To evaluate the influence of initial and postinitial treatment factors on cognitive, psychomotor, and psychological outcome in schoolchildren with congenital hypothyroidism (CH). We studied 45 patients (19 with severe CH and 26 with mild CH) and 37 control children by correlating initial and postinitial treatment factors (free thyroxine and thyroid-stimulating hormone [TSH] concentrations, and the percentage of overtreatment and undertreatment periods) with the results of neuropsychological tests and behavior (as reported on the Teacher Report Form [TRF]). The global IQ of the children with CH was comparable to that of the controls; visuomotor and verbal scores were lower, and total TRF scores were higher. Ethnic group, previous development, and overtreatment predicted IQ and verbal scores, with higher scores seen for the overtreated patients than for the control children and those patients who had not been overtreated. As initial treatment was less satisfactory, total TRF scores were higher. Our study suggests that initial and postinitial suboptimal treatment of CH leads to abnormalities in IQ and specific fields. Overtreatment may advance cognitive development in 5-1/2- to 7-year-olds. Suboptimal initial treatment may lead to behavioral problems. We recommend that TSH concentrations be maintained within the normal range in patients with CH.
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              Familial neonatal transient hypothyroidism due to maternal TSH-binding inhibitor immunoglobulins.

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                Author and article information

                Journal
                HRE
                Horm Res Paediatr
                10.1159/issn.1663-2818
                Hormone Research in Paediatrics
                S. Karger AG
                978-3-8055-8475-3
                978-3-8055-8476-0
                1663-2818
                1663-2826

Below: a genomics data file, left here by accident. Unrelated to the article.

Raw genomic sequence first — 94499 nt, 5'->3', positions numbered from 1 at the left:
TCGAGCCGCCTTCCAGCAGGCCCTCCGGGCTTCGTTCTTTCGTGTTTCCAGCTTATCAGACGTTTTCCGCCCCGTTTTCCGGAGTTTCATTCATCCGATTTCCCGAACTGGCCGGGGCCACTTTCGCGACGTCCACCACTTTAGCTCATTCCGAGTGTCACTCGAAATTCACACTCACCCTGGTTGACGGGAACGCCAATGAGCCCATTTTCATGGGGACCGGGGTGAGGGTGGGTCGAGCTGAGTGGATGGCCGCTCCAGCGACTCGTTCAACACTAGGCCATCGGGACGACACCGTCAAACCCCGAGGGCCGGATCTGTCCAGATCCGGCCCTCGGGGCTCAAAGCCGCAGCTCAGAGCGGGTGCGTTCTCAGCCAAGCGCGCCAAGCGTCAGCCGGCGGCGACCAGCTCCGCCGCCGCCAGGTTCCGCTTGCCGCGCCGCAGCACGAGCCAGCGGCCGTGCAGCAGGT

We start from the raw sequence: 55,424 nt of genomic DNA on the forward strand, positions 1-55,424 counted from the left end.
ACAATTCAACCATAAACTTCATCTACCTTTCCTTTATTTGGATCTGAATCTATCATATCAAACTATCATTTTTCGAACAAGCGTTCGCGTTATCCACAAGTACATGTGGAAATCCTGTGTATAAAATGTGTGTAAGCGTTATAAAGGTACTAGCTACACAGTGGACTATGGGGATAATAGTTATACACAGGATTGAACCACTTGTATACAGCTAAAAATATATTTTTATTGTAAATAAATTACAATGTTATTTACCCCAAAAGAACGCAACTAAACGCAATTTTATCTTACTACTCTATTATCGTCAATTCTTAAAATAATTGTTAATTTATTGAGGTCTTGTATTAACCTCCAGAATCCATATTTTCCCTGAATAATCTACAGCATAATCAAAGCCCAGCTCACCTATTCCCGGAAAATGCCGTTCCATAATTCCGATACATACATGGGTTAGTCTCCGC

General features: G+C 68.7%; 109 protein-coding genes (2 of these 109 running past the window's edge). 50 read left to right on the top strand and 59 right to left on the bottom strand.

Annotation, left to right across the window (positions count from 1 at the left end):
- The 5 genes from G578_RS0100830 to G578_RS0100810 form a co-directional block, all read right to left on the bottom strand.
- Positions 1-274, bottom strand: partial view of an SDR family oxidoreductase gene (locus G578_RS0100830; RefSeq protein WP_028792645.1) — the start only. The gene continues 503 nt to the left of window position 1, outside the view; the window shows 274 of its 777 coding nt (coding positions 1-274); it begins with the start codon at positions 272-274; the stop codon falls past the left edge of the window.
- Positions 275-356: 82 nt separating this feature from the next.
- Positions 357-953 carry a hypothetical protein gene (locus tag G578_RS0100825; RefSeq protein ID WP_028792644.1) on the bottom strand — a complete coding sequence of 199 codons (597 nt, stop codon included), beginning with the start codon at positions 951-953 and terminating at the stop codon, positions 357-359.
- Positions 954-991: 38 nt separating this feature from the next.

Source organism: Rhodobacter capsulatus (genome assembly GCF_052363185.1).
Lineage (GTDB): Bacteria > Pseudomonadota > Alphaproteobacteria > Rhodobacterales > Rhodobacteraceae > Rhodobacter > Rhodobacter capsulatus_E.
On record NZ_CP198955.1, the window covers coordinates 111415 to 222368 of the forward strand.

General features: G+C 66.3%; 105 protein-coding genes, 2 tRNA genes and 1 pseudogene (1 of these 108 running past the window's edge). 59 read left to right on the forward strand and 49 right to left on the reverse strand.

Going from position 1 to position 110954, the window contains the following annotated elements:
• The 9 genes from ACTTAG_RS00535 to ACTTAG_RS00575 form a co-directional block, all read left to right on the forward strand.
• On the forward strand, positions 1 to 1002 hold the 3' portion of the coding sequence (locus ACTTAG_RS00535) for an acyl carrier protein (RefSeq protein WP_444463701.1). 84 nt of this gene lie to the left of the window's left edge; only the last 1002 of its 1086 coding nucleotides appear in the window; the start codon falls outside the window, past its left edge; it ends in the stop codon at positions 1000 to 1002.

2007
                December 2007
                10 December 2007
                : 68
                : Suppl 5
                : 107-111
                Affiliations
                Charité, Institute for Experimental Pediatric Endocrinology, Berlin, Germany
                Article
                110591 Horm Res 2007;68:107–111
                10.1159/000110591
                18174723
                © 2007 S. Karger AG, Basel

                Copyright: All rights reserved. No part of this publication may be translated into other languages, reproduced or utilized in any form or by any means, electronic or mechanical, including photocopying, recording, microcopying, or by any information storage and retrieval system, without permission in writing from the publisher. Drug Dosage: The authors and the publisher have exerted every effort to ensure that drug selection and dosage set forth in this text are in accord with current recommendations and practice at the time of publication. However, in view of ongoing research, changes in government regulations, and the constant flow of information relating to drug therapy and drug reactions, the reader is urged to check the package insert for each drug for any changes in indications and dosage and for added warnings and precautions. This is particularly important when the recommended agent is a new and/or infrequently employed drug. Disclaimer: The statements, opinions and data contained in this publication are solely those of the individual authors and contributors and not of the publishers and the editor(s). The appearance of advertisements or/and product references in the publication is not a warranty, endorsement, or approval of the products or services advertised or of their effectiveness, quality or safety. The publisher and the editor(s) disclaim responsibility for any injury to persons or property resulting from any ideas, methods, instructions or products referred to in the content or advertisements.

                Page count
                Tables: 2, References: 33, Pages: 5
                Categories
                Pediatric Workshop 4